GOAJ covers serious gold OA, journals listed in DOAJ. But there’s more–some of it sketchy, some of it just not in the directory for one reason or another. How much? Nobody knows–although one paper came up with what I regard as an improbably high number (that paper, which also seemed to assume that this is all “predatory,” has predictably been used as an anti-OA weapon).

As it happens, while there’s probably no complete list of “all gold OA journals that aren’t in DOAJ,” there is a list–actually two lists, one of publishers and one of standalone journals–which, while worthless and unfortunate for the purpose it purports to serve, is probably a pretty good starting point.

So, slightly obsessive and curious “researcher” that I am, I’ve set out to find out what’s out there–that is, how many active OA journals not in DOAJ published how many articles in 2012, 2013, 2014, 2015, and the first half of 2016? (I grabbed the lists at the start of July 2016.)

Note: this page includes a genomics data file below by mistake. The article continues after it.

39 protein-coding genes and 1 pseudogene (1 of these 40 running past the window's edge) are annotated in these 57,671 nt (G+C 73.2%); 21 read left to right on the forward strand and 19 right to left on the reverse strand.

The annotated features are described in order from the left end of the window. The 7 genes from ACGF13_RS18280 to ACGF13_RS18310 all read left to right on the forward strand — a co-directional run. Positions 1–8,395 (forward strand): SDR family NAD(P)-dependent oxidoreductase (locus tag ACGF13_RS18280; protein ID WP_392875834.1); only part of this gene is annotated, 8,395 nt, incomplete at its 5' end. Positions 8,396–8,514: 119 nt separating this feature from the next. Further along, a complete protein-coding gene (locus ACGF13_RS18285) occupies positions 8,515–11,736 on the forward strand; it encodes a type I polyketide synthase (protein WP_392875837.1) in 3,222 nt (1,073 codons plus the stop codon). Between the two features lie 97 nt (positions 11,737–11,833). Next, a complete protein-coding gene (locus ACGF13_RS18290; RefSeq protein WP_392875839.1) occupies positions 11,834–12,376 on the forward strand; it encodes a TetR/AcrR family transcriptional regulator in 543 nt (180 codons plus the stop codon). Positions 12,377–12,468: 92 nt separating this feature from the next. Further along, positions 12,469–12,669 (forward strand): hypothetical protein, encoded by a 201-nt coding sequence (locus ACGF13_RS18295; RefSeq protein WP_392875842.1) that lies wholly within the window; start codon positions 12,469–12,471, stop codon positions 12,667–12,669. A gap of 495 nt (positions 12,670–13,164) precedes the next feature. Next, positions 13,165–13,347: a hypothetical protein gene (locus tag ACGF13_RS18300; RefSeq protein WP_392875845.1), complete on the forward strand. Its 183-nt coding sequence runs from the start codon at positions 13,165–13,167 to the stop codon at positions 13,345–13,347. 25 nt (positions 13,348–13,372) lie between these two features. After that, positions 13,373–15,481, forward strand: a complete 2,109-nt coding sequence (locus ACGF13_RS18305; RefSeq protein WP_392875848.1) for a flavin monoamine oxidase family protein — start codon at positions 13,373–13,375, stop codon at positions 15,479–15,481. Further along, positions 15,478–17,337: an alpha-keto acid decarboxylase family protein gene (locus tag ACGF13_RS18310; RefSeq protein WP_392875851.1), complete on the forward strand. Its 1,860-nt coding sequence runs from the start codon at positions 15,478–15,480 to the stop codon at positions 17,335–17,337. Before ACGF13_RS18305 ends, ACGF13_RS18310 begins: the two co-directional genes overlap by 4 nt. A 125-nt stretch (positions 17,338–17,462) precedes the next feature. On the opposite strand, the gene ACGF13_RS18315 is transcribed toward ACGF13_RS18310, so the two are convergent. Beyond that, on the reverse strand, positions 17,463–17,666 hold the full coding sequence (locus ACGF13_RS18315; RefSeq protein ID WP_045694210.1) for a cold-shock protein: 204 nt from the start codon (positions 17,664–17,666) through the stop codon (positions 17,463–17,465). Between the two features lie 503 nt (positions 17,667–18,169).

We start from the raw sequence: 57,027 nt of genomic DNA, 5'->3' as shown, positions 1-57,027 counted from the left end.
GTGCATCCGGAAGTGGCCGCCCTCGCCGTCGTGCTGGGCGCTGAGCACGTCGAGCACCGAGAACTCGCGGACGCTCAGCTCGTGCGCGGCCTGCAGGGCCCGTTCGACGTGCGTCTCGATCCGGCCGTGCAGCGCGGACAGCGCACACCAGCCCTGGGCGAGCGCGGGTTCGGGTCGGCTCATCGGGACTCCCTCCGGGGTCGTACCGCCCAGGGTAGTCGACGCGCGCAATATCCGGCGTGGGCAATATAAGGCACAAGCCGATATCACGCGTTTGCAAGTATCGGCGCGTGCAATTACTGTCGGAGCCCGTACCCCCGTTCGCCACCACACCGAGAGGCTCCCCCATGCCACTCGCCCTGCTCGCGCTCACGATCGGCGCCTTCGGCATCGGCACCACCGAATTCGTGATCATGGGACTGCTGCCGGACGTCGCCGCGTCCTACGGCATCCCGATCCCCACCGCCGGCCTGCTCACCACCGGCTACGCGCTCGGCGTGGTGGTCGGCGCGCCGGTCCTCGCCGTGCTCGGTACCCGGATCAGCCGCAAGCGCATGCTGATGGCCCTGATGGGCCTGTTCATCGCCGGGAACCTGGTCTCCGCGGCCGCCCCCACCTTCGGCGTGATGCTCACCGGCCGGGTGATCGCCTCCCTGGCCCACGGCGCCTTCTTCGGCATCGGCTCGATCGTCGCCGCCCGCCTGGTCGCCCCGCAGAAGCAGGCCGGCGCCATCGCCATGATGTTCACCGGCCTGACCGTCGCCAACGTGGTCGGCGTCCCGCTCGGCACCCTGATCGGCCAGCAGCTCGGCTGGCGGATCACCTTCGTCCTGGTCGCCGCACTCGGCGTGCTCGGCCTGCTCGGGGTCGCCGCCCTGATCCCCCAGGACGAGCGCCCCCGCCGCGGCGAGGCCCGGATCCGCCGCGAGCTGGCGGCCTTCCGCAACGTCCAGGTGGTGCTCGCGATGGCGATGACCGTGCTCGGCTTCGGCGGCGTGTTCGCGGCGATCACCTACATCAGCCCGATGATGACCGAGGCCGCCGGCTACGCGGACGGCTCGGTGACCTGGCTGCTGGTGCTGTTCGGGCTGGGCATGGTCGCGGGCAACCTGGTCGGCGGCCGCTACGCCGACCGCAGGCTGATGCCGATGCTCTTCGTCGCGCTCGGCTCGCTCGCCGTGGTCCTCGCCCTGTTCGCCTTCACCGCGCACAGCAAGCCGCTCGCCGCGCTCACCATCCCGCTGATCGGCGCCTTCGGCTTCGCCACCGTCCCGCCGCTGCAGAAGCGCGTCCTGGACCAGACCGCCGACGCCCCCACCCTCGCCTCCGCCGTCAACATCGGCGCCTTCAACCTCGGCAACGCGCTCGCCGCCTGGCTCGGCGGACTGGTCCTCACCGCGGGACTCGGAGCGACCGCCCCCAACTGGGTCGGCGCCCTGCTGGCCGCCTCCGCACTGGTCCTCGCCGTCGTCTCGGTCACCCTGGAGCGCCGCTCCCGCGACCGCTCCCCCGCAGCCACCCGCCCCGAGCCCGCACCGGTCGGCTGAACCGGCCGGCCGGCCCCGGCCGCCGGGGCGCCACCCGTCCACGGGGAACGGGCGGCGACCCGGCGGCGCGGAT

I think of this group–journals not in DOAJ that are gold OA (not hybrid), that disclose author-side charges or explicitly deny them, and that don’t consist entirely of one-article single issues where the article’s clearly plagiarized from another journal–as gray OA.

So far…

I’ve looked at 405 publishers and “publishers” out of around 1,000 total. I’ve set aside two of those as being too difficult to deal with, and analyzed the rest.

I hope to do the rest, and the independent journals, over the next three months–and write up the results as the 200th issue of Cites & Insights, possibly also available as a PDF ebook. Target is the end of the year (which, if you’re a C&I reader, will also tell you that there will only be two other issues between now and then).